Peri-urban areas have commonly been defined in relation to a nearby metropolitan area on their inner boundary, a rural area on their outer boundary, or as the land in between. Peri-urban areas usually are not homogenous but are dynamic areas and the focus of significant non-metropolitan growth, both in Australia and internationally. A functional analysis requires an examination of the reciprocal relations of interacting systems as well as the characteristics, extent and impacts of cities and rural areas on peri-urban areas. Typologies of peri-urban development must address this heterogeneity. An examination of two Australian peri-urban case study areas applies an enhanced typology and reveals a disorderly pattern of existing subdivision with little discernible pattern and reflecting historical subdivision approvals. The development of these fragmented lots is leading to clusters of dwellings on small lots and individual houses not related to farming practice across many parts of peri-urban landscapes. Governance and institutional arrangements are equally fragmented with little evidence of long term sectoral strategic planning or cross-sectoral policy and management. This lack of integrated planning threatens the future of Australian peri-urban areas at a time when their values are becoming increasingly important for Australian cities and regional areas.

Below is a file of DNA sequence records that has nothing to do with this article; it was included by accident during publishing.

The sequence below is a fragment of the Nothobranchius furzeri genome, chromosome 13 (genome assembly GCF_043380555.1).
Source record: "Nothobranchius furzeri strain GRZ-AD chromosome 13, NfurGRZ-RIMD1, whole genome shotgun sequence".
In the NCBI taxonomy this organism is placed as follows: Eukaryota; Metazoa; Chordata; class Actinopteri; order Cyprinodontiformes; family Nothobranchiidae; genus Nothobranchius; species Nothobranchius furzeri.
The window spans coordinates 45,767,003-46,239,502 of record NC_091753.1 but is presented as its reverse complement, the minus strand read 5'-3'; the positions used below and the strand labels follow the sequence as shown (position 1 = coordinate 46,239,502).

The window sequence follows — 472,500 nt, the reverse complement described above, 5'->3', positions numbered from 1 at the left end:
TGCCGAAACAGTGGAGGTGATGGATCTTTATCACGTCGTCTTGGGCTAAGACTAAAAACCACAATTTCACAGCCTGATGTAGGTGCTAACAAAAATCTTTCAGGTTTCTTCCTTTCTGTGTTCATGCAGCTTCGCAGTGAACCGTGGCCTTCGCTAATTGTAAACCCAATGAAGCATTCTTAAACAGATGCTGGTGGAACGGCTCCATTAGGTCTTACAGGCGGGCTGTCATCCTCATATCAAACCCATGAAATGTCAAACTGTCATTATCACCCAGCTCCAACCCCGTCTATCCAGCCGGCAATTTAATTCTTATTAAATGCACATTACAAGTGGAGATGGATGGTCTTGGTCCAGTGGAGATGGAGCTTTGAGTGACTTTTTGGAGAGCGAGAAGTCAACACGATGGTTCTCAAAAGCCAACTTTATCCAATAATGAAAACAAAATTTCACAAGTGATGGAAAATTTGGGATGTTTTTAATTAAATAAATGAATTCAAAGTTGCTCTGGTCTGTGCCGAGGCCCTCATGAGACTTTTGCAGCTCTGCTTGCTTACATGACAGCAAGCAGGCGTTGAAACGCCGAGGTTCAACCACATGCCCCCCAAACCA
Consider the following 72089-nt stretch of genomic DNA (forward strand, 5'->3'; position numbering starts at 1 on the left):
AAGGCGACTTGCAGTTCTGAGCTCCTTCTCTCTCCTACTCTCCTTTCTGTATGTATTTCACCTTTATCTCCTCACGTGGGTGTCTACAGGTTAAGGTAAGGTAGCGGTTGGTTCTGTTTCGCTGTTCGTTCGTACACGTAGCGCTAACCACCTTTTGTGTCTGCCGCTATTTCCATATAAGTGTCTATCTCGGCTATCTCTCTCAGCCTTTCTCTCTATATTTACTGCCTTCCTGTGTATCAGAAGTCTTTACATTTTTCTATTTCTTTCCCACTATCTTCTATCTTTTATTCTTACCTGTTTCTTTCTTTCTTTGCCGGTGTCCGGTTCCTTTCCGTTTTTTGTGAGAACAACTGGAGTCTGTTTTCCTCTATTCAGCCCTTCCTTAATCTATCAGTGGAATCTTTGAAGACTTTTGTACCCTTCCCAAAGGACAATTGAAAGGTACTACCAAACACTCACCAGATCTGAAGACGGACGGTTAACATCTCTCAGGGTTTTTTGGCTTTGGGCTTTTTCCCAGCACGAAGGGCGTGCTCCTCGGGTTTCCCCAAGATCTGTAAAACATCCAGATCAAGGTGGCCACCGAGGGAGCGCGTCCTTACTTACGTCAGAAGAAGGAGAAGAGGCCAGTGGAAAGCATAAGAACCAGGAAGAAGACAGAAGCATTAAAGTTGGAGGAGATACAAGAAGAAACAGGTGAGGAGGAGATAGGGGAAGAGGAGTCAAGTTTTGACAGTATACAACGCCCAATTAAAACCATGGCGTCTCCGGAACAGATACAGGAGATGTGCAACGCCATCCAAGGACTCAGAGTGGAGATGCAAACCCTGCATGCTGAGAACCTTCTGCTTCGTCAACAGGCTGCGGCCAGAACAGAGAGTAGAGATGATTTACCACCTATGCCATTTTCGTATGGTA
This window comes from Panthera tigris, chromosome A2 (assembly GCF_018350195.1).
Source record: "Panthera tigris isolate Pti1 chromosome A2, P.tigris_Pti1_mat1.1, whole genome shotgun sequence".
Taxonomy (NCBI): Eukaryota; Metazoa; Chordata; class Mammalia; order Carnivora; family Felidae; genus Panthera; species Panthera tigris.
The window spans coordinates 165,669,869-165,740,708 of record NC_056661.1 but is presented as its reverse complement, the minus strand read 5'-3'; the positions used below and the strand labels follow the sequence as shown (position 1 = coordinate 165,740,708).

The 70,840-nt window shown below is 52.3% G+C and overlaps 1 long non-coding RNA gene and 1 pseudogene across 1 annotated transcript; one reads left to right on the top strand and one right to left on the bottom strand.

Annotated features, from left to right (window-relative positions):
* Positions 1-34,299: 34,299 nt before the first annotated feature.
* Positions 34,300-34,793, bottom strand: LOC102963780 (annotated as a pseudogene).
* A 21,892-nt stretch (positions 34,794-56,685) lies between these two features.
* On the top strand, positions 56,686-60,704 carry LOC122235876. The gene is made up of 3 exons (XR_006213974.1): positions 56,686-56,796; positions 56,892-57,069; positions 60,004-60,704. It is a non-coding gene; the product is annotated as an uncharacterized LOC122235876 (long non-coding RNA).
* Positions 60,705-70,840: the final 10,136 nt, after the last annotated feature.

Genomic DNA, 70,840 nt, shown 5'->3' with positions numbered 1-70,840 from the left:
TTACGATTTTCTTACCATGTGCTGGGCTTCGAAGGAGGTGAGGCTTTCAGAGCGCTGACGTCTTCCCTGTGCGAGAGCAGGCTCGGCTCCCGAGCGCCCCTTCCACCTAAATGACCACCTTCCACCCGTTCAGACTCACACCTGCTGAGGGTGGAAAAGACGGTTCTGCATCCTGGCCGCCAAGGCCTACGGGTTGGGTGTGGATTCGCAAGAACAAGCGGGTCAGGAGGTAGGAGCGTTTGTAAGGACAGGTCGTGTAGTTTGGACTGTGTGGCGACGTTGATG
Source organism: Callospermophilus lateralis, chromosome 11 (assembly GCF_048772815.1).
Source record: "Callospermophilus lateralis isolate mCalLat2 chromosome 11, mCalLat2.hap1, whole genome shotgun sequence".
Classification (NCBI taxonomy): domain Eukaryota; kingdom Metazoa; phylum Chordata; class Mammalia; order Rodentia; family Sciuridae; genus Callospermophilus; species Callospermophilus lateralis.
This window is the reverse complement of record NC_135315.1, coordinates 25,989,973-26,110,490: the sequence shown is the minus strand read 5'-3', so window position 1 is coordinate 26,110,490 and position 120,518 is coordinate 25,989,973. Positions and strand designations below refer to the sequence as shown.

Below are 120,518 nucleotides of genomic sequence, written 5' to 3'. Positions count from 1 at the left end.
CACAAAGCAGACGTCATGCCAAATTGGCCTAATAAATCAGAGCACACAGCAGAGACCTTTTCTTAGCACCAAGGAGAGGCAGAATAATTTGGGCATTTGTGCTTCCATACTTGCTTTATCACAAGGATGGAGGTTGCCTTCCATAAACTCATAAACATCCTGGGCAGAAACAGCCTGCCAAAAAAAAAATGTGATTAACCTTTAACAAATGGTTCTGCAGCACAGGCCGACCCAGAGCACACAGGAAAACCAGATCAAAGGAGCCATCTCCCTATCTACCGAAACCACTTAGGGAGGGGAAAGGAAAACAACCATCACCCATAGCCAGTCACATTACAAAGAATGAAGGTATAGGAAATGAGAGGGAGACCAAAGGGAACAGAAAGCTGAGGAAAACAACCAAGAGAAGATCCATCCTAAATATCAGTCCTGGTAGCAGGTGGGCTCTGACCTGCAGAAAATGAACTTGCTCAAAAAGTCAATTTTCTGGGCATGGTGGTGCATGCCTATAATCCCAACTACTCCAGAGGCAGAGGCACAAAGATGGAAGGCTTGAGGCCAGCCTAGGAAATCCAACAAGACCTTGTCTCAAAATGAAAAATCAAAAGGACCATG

This paper was presented at the State of Australian Cities National Conference held in Adelaide from 28 to 30 November 2007.